The Center for Astrophysics, Space Physics, and Engineering Research (CASPER) is a stand-alone research center located at Baylor University.
CASPER teams conduct research in a number of theoretical and experimental areas and offer both basic research as well as engineering and design opportunities for graduate, undergraduate, technical support and high school students as well as grade school, middle school and high school teachers.
Dusty Plasma research on this site (including that on the ISS employing the PK-4) is supported by the NSF and NASA.
Imagine looking under your couch and instead of finding fluffy dust
bunnies, you see the dust is arranged in straight lines—you might wonder what caused this order. Scientists are experiencing that same feeling, not with dust under a couch, but with electrically charged dust in the microgravity of space.
Broadening the scope of administrative services supporting Baylor faculty researchers, two experienced service professionals have come aboard to facilitate procurement of scientific/technical equipment and instrumentation, and to administer the university’s grant-supported employees.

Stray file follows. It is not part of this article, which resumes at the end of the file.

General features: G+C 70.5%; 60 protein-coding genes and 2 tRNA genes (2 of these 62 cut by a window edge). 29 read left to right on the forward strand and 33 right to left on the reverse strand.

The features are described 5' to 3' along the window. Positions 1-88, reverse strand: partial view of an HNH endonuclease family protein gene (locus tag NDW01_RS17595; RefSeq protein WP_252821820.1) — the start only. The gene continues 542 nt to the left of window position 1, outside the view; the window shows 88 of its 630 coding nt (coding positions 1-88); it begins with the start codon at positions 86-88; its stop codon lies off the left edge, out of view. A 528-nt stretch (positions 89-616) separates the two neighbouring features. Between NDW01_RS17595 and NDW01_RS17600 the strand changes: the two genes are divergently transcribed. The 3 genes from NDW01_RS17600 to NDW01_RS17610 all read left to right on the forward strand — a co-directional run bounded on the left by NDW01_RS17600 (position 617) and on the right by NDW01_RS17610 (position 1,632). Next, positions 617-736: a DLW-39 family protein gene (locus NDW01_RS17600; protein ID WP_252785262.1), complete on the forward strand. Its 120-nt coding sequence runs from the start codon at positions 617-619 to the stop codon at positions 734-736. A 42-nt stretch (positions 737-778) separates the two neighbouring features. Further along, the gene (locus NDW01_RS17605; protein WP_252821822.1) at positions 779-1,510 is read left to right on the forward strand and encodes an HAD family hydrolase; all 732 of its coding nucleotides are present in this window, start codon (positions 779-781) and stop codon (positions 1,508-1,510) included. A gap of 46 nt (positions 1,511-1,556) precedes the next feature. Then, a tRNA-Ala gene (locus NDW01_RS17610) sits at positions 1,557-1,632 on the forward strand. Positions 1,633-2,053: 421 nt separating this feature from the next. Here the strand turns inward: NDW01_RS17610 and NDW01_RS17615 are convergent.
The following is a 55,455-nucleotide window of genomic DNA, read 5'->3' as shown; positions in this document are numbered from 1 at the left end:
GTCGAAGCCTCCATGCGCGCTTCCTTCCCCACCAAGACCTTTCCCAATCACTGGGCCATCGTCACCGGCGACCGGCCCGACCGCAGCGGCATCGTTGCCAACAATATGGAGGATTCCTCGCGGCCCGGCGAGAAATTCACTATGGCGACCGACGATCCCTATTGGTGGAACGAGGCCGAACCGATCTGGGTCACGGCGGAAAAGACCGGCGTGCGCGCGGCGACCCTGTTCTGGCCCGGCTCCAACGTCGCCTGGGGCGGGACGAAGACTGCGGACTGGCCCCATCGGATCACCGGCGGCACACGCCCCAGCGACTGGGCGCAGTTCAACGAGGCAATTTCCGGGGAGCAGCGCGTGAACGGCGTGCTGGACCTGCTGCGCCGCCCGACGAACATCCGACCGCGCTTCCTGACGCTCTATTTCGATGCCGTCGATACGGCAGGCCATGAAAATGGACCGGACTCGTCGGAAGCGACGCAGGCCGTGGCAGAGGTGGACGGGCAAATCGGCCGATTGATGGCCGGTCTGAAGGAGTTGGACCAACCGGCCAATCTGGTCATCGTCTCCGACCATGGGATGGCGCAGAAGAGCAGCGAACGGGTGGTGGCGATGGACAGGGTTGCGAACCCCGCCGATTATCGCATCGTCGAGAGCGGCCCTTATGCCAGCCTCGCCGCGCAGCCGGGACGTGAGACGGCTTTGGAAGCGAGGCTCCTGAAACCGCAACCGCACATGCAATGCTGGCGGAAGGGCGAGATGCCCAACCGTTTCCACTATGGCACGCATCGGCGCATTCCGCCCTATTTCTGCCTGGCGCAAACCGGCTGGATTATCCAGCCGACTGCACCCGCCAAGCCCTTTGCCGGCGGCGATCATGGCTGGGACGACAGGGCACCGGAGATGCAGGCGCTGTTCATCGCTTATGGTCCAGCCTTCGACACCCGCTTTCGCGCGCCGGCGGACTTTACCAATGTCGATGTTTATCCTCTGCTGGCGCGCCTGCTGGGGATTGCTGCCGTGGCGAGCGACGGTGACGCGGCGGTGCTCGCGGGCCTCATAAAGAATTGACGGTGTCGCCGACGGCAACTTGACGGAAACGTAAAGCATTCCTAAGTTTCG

What does it mean to oversee research at a Christian research university? On this week’s episode of Baylor Connections, host Derek Smith interviews Truell Hyde, Ph.D., vice provost for research, about how his office works with faculty across campus to encourage and support meaningful research that impacts the world around us.
A team of researchers led by CASPER director Dr. Truell
Hyde was informed in February of a decision by NASA and
the National Science Foundation to support their proposal to
conduct fundamental dusty plasma physics experiments aboard
the International Space Station.
Along with cheery robins and colorful blossoms, the arrival of spring at Baylor brings <i>Scholars Week</i>, a week-long showcase for research and scholarship of some of Baylor’s most talented and innovative undergraduate students.